Email Spam Harmful to Environment

Spam emails are a nuisance, clogging up inboxes and cluttering accounts, but a new report says the unwanted messages can also be damaging to the environment.
The report by security technology company McAfee Inc. says researchers found the amount of energy used to transmit, process and filter spam emails totals 22 billion kilowatt hours annually.
“We are raising environmental awareness in different ways,” said David Marcus, the security research and communication director for McAfee Avert Labs.
He said the report shows the yearly environmental impact from spam emails adds up to a person driving around the world 1.6 million times.
The emission associated with a single spam message is only a meagre 0.3 grams of carbon dioxide, but multiplied, Marcus said the impact is severe.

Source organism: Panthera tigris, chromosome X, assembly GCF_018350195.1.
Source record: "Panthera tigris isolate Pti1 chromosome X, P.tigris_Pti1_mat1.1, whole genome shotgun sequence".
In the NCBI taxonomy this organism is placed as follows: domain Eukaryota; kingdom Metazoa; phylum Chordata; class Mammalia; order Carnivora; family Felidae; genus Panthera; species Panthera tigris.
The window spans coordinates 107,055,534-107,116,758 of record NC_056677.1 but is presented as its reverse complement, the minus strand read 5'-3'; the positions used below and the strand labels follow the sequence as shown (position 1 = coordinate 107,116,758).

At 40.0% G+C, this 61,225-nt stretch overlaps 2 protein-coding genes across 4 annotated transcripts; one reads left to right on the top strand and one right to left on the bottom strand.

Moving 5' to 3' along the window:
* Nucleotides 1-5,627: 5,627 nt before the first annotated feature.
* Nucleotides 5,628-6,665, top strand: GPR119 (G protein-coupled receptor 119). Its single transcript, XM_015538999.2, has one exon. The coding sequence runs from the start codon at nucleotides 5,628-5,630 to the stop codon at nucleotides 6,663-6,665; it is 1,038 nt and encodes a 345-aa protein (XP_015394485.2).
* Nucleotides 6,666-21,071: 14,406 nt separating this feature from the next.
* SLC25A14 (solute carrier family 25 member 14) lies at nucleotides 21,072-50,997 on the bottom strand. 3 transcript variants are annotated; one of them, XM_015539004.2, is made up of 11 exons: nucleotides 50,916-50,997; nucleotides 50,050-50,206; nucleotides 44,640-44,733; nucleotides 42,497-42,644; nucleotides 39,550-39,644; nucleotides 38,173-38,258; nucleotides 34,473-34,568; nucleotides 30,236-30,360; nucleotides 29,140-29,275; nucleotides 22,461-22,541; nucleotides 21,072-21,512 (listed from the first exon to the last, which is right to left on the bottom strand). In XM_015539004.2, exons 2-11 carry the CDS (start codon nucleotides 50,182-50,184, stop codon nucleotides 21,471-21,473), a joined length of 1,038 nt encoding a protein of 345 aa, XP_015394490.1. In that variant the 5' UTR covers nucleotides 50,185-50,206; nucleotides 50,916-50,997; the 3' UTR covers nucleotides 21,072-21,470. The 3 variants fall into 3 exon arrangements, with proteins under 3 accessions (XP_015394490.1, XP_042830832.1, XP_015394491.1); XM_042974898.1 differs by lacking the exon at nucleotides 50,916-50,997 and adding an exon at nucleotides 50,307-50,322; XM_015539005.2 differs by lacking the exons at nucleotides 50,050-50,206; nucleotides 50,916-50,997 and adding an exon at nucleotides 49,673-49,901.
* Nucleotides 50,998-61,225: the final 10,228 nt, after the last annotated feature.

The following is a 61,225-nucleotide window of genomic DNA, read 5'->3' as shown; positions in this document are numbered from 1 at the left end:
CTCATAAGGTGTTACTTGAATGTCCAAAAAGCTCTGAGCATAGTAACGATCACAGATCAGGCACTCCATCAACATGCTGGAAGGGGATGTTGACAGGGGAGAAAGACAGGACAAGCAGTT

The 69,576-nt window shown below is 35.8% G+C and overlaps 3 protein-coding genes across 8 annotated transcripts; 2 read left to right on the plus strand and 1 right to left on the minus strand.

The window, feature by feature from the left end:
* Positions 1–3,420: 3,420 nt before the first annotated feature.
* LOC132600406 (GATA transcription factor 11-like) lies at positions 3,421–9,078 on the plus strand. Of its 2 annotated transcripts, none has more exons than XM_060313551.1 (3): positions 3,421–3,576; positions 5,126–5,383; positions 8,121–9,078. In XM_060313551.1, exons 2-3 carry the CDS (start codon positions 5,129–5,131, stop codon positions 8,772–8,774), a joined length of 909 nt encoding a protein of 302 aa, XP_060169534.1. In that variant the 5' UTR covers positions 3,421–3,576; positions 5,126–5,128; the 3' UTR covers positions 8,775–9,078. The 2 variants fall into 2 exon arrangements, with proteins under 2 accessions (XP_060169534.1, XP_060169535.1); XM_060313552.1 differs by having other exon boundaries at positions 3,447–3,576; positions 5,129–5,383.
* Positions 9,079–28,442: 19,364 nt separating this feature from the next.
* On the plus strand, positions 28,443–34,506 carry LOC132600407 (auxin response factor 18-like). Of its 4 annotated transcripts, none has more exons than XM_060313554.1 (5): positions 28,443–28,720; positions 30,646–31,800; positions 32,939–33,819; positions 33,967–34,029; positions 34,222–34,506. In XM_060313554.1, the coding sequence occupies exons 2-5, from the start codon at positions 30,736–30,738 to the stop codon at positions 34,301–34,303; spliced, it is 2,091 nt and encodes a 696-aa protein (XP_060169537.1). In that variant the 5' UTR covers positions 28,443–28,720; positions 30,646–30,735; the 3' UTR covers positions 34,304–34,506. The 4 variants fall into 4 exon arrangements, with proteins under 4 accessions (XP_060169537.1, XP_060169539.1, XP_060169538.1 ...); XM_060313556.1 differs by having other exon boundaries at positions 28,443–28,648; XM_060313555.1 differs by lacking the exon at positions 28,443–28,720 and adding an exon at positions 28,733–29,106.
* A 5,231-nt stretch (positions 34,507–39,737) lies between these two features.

“You may think that’s fluff, that’s a dinky amount, but when you take a look at 2008 and you realize there was 62 trillion email messages that were spam, that actually adds up to an awful lot of carbon. I think it’s actually the same amount of power that would power 3.1 million homes.”
Marcus said 80 per cent of the energy expended comes from users deleting the spam from their inboxes.
Good filtering technology prevents junk messages from ever ending up in inboxes, saving massive amounts of energy and much frustration, according to McAfee, which is known for its anti-spam and anti-virus products.
However, Marcus said the study hasn’t compared the research to the general energy consumed through other Internet uses such as web surfing.
“Believe it or not, regular email consumes more energy and creates more carbon emissions than spam email,” he said.
“But take into account that rough estimates put most email traffic at 80 to 85 per cent of spam anyway, so the vast majority of email traffic out there is spam.”